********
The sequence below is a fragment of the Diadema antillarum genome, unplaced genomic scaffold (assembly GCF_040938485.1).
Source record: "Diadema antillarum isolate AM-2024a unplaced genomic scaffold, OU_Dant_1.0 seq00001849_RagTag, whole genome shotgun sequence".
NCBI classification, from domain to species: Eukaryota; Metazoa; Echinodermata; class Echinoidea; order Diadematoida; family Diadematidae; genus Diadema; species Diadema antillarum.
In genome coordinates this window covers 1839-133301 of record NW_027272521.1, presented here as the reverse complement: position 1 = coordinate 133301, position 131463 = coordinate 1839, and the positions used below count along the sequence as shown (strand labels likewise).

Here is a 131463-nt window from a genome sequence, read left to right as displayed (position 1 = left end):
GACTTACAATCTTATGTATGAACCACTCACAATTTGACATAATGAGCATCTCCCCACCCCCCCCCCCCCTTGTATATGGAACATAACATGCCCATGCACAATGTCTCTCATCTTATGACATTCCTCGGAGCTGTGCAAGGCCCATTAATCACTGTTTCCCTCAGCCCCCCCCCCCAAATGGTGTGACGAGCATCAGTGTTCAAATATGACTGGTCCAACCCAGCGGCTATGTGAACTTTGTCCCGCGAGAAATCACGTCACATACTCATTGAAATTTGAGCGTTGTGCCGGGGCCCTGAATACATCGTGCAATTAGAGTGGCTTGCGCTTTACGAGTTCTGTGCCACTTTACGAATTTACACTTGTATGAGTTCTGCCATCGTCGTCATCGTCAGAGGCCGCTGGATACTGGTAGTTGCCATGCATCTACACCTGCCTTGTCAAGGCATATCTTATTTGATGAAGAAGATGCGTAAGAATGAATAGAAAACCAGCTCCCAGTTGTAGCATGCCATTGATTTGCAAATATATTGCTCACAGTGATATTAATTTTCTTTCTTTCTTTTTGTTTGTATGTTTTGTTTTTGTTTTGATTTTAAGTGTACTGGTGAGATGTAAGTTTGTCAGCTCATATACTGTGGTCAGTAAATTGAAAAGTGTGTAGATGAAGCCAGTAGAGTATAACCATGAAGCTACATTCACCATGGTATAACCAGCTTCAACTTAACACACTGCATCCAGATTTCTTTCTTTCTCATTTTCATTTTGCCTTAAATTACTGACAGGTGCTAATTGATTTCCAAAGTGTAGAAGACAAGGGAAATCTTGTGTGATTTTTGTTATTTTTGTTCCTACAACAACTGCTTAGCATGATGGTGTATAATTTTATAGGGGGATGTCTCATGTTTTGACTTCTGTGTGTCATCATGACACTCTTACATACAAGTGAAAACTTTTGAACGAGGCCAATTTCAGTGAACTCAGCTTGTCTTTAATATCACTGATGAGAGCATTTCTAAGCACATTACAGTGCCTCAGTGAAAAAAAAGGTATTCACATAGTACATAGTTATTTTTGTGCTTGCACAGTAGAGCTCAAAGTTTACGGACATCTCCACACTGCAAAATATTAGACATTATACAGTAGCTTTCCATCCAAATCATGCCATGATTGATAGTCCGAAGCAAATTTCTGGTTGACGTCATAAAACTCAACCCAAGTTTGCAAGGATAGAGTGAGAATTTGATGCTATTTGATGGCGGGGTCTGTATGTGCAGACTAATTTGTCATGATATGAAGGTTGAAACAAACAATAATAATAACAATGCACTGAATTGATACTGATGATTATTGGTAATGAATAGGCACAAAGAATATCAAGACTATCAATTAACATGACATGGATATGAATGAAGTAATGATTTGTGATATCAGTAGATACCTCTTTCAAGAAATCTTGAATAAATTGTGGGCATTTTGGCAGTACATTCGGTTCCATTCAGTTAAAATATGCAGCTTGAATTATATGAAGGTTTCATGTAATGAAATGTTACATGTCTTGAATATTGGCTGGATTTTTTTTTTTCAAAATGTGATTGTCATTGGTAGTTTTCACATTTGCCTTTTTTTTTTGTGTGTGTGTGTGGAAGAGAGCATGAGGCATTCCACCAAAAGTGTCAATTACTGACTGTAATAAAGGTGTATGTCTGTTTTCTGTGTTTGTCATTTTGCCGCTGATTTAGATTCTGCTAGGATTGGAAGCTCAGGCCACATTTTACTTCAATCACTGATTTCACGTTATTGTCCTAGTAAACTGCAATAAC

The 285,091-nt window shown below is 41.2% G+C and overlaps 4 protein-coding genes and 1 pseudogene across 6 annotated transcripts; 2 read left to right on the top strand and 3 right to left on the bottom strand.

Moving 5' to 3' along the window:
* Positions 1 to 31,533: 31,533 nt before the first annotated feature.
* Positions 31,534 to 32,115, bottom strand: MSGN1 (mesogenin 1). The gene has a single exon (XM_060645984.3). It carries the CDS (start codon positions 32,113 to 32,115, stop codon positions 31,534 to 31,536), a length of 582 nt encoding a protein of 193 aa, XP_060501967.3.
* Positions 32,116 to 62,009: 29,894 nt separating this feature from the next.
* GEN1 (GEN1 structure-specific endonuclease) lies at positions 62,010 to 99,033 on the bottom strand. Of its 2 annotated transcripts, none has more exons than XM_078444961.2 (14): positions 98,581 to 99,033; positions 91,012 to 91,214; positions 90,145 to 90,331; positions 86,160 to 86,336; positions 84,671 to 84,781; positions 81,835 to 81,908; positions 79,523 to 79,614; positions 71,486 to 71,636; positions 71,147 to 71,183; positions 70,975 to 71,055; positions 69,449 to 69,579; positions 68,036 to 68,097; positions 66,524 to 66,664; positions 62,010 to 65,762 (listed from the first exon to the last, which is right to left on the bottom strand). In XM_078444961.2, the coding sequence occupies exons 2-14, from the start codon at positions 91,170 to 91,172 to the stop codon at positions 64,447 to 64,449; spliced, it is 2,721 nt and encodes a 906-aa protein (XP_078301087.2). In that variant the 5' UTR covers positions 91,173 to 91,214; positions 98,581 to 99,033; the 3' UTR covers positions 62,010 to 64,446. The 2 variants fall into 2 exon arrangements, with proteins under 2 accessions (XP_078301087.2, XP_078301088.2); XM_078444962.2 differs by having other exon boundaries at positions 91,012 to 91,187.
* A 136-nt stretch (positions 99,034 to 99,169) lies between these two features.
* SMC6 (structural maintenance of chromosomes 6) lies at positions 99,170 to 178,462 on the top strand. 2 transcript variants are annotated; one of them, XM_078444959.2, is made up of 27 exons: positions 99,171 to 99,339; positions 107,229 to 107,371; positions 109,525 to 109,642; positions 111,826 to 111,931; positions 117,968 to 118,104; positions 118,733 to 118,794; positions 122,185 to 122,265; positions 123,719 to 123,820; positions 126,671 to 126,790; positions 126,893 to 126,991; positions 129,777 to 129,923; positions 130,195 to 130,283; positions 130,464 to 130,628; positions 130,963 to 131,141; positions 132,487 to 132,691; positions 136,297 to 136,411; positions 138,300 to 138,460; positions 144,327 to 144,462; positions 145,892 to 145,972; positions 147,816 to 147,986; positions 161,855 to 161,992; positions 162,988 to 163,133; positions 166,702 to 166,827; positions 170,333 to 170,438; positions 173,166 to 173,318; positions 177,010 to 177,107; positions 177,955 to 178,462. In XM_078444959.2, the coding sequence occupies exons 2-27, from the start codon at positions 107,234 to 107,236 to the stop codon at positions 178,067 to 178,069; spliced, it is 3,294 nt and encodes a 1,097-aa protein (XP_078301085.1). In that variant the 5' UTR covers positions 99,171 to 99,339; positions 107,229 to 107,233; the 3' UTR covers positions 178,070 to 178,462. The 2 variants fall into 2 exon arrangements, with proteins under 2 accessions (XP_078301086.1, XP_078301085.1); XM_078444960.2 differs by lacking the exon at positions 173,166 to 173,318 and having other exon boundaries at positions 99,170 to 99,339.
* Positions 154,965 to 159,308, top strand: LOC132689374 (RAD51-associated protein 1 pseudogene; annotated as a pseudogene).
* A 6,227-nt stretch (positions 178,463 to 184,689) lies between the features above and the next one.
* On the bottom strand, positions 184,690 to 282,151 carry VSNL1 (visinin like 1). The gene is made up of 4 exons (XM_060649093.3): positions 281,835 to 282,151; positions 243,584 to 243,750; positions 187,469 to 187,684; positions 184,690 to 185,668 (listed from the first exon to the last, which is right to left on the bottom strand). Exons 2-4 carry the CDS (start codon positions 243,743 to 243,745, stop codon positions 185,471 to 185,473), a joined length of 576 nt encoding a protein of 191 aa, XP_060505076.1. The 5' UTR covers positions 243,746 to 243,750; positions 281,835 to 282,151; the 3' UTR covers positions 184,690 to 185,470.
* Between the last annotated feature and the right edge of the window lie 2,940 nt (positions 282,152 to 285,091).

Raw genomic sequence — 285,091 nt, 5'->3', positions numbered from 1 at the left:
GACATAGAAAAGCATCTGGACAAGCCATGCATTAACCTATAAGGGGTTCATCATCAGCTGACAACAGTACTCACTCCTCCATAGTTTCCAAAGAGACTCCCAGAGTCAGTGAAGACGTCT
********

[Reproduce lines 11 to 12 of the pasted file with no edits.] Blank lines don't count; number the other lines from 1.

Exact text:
* Positions 32,116 to 62,009: 29,894 nt separating this feature from the next.
* GEN1 (GEN1 structure-specific endonuclease) lies at positions 62,010 to 99,033 on the bottom strand. Of its 2 annotated transcripts, none has more exons than XM_078444961.2 (14): positions 98,581 to 99,033; positions 91,012 to 91,214; positions 90,145 to 90,331; positions 86,160 to 86,336; positions 84,671 to 84,781; positions 81,835 to 81,908; positions 79,523 to 79,614; positions 71,486 to 71,636; positions 71,147 to 71,183; positions 70,975 to 71,055; positions 69,449 to 69,579; positions 68,036 to 68,097; positions 66,524 to 66,664; positions 62,010 to 65,762 (listed from the first exon to the last, which is right to left on the bottom strand). In XM_078444961.2, the coding sequence occupies exons 2-14, from the start codon at positions 91,170 to 91,172 to the stop codon at positions 64,447 to 64,449; spliced, it is 2,721 nt and encodes a 906-aa protein (XP_078301087.2). In that variant the 5' UTR covers positions 91,173 to 91,214; positions 98,581 to 99,033; the 3' UTR covers positions 62,010 to 64,446. The 2 variants fall into 2 exon arrangements, with proteins under 2 accessions (XP_078301087.2, XP_078301088.2); XM_078444962.2 differs by having other exon boundaries at positions 91,012 to 91,187.